Should Scotland be an independent country?

      Nothing about the SNP’s plans for NATO, or the EU, or the Commonwealth, or a currency union. Just on whether Scotland should be independent, or not. Just on whether Scotland should be independent. Because when Scotland is independent, the people can decide for themselves what they should do about the EU, NATO, etc.

      All those questions are irrelevant while Scotland is part of the UK – because Scotland will have no choice but to go with whatever their much larger nation does. That’s what this was about – for Scots to take control of their own affairs, and not submit themselves to the whim of a much larger population who do not share their political direction.

      • Jonathan says:


        But the Scots, headed by the SNP, which they would have been for years after independence, would have joined the EU, though perhaps not NATO, their borders would be porous and open to mass immigration from the least civilized places on the planet, and their national culture and identity eroded much like that of other Western European nations.

        As for this White Paper, it only supports my point–a referendum on independence requires no White Paper. It is a matter of freedom. Do we want to be free–Yes or No?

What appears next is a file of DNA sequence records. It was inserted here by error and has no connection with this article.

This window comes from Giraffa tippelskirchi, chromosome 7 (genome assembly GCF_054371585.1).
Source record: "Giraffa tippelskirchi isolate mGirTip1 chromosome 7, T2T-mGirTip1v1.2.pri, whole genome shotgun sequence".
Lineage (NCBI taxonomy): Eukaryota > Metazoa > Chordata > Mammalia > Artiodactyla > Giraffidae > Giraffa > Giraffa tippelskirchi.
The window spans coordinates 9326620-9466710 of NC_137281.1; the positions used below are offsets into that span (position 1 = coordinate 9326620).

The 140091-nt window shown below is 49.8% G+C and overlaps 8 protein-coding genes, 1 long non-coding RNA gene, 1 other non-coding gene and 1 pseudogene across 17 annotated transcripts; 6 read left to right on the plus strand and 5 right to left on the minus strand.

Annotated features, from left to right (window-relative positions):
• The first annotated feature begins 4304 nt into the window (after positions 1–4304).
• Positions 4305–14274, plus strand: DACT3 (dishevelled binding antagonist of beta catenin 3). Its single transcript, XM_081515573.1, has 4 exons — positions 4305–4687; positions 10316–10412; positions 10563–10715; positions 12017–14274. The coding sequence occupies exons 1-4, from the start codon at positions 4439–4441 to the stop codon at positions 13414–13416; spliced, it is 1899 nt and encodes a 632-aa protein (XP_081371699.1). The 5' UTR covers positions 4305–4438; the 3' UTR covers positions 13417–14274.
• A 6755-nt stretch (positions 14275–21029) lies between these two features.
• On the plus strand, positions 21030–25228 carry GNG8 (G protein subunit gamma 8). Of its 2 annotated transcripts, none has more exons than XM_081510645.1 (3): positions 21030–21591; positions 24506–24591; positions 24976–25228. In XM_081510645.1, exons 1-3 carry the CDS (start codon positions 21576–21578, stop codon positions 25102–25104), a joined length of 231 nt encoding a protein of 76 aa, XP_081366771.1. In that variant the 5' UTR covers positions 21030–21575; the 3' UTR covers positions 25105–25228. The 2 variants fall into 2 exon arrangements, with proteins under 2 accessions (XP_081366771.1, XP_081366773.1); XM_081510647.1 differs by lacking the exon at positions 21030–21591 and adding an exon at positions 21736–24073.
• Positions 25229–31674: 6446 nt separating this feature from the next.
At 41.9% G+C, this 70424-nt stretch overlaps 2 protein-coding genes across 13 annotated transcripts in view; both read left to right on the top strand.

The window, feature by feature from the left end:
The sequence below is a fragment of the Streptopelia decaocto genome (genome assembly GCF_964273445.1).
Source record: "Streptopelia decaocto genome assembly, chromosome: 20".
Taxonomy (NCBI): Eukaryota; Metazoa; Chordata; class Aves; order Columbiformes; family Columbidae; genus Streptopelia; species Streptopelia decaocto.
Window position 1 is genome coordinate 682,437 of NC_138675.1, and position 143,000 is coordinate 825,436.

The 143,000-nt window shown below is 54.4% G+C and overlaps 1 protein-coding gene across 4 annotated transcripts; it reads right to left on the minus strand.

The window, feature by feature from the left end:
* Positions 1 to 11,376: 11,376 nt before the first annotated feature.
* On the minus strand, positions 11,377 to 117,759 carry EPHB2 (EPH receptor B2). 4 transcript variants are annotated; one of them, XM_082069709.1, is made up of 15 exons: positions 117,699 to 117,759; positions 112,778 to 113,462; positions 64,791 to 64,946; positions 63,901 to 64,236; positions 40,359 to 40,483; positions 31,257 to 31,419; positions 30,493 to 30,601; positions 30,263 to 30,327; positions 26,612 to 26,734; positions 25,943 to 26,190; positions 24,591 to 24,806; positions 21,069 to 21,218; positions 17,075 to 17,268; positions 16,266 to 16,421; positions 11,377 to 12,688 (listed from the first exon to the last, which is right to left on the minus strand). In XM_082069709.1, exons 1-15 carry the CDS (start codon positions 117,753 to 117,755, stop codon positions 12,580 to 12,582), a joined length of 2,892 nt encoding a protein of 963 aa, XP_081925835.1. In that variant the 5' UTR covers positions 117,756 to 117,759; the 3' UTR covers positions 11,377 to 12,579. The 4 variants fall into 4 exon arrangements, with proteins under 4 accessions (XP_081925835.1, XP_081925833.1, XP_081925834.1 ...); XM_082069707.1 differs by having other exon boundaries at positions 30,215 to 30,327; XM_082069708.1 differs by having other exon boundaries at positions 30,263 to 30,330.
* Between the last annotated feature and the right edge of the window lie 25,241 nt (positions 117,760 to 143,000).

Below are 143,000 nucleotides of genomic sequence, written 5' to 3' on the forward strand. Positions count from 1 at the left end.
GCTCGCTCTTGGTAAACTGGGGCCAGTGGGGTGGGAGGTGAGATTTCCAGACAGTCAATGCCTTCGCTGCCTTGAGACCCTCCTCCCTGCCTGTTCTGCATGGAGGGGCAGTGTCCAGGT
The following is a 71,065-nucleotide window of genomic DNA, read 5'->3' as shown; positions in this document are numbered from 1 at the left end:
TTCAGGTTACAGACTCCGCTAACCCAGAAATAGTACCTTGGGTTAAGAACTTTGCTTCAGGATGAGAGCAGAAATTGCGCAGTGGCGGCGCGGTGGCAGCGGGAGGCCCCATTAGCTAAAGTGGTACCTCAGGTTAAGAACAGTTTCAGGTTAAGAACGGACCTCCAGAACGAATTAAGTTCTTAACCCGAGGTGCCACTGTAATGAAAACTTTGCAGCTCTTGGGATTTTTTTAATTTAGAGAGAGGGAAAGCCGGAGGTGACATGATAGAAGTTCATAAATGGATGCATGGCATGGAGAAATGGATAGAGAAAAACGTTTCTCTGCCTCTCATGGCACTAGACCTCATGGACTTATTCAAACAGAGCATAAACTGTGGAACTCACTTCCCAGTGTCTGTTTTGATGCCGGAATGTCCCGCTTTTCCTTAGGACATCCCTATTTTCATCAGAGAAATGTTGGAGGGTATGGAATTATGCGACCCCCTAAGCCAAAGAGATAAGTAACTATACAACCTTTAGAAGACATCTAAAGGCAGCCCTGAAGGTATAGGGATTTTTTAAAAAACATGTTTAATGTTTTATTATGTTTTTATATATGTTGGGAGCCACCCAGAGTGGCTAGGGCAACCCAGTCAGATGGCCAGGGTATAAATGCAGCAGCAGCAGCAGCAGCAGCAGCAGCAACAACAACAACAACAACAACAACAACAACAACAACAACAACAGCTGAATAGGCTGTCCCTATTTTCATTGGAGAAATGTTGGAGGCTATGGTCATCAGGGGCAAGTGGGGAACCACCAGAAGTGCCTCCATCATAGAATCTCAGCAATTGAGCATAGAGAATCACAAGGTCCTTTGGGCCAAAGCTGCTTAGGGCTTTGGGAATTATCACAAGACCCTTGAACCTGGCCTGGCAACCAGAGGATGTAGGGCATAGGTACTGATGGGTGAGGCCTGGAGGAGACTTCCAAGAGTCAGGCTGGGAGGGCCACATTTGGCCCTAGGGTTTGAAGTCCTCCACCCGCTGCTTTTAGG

Instead people talked about the Bank of England, whether Scotland will keep the Sterling, or what percentage of oil revenues you will get to keep. When people are not Free and crave Freedom, such questions are of no importance.

        I am not mocking you or your efforts, sir. You seem a noble and patriotic Scot, and as a citizen of one of the countries on the list you included in your post, I am sympathetic to what you attempted to achieve.

        But I loathe the SNP and their politics. They would not have made Scots free nor independent. And as they were the alternative to White Hall, I view it as no real alternative at all.

  6. […] of Scotland if they really wanted to remain in the UK. 300 years. For a moment, it all seemed to be for nothing. Scotland was the only nation on this planet to give its sovereignty away by means of a referendum. […]